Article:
Anchored by the art-filled Nôtre Dame Basilica and the waterfront, Old Montreal is a major tourist draw, and I was prepared to regret not having booked a room in one of the boutique hotels along rue Saint-Paul.
I took an hour’s boat cruise on the river for a view of the Biosphere, the giant golf ball-shaped dome designed by Buckminster Fuller that was the United States Pavilion during the 1967 World’s Fair, then settled in for a brie-and-apple crêpe at a café on Saint-Paul. But something was missing. Vieux Montreal lacked a street life. Tourists filled the quaint restaurants and galleries, but where were the locals?
After lunch, I wandered a bit, and followed lower Saint-Laurent through Chinatown and into the heart of downtown where I expected to find a lively business and shopping scene. But panhandlers seemed to outnumber shoppers, and the main drag, rue Sainte-Catherine, was mostly a run-down hodgepodge of sex shops, music stores and souvenir shops. The best stores and most of the people were below the streets and sidewalks. Twenty miles of connecting passageways link subway stations with an underground city filled with theatres, restaurants and shops, some with entrances in unexpected places. Christ Church Cathedral on Sainte-Catherine, for instance, was raised on piles to
lay the foundation for a shopping complex below.
I found the concept more interesting to think about than actually experience. Surely there had to be a real city around here somewhere. On an impulse, I scrapped dinner plans at one of Vieux Montreal’s tony restaurants and took the subway a few stops in the other direction to the Plateau.
Ragtag in parts, gentrified in others, the Plateau is everything Vieux Montreal is not – hectic, disorderly, crowded and multicultural.
Tired from a day of walking, I found M!STO, one of a handful of trendy new restaurants along avenue du Mont-Royal. A pull-down garage door was open to the sidewalk, and I people-watched while eating penne dressed with warm goat cheese and walnuts.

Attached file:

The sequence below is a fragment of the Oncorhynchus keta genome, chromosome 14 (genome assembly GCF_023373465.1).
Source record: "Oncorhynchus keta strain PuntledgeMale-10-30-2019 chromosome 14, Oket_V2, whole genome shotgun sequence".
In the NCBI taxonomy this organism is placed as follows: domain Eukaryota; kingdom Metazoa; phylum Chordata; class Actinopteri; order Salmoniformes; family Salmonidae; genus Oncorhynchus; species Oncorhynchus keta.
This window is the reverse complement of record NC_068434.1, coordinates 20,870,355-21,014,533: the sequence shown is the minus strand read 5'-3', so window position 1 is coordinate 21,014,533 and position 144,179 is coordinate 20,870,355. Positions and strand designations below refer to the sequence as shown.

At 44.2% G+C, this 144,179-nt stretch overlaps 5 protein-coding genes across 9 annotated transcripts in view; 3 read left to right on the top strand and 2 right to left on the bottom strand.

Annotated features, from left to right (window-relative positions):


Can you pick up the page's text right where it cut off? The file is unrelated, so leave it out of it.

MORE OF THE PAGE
I was panhandled three times as I walked back to the subway station, but I also discovered French flower merchants, Jewish deli owners and Italian produce sellers. The Plateau started out as a 19th-century working-class neighbourhood of Francophones and immigrants, and in the 1960s and ’70s became popular with writers, singers, theatre people and artists.
Shady side streets lead to renovated two and three-story town-house apartments with wrought-iron balconies and metal stairways built on the exterior to save space inside. On rue Marie-Anne, I found Au Tarot, a restaurant that listed 26 types of couscous. Across the street, Francis Torres, an artist born in Boston and raised in Nigeria, was teaching students how to craft theatre masks from recycled bits of cheesecloth, shells and animal skins.
I liked the Plateau more than any neighbourhood I had explored so far, and the next day, I went back for more.
North of avenue du Mont-Royal, the Mediterranean meets the Middle East at the Jean-Talon market in Little Italy. Stalls overflowed with yellow squash the size of bowling pins, bottles of Canadian maple syrup, fresh dates and olive oil. Many of the signs were in Arabic, but much of the chatter I overheard was in Italian.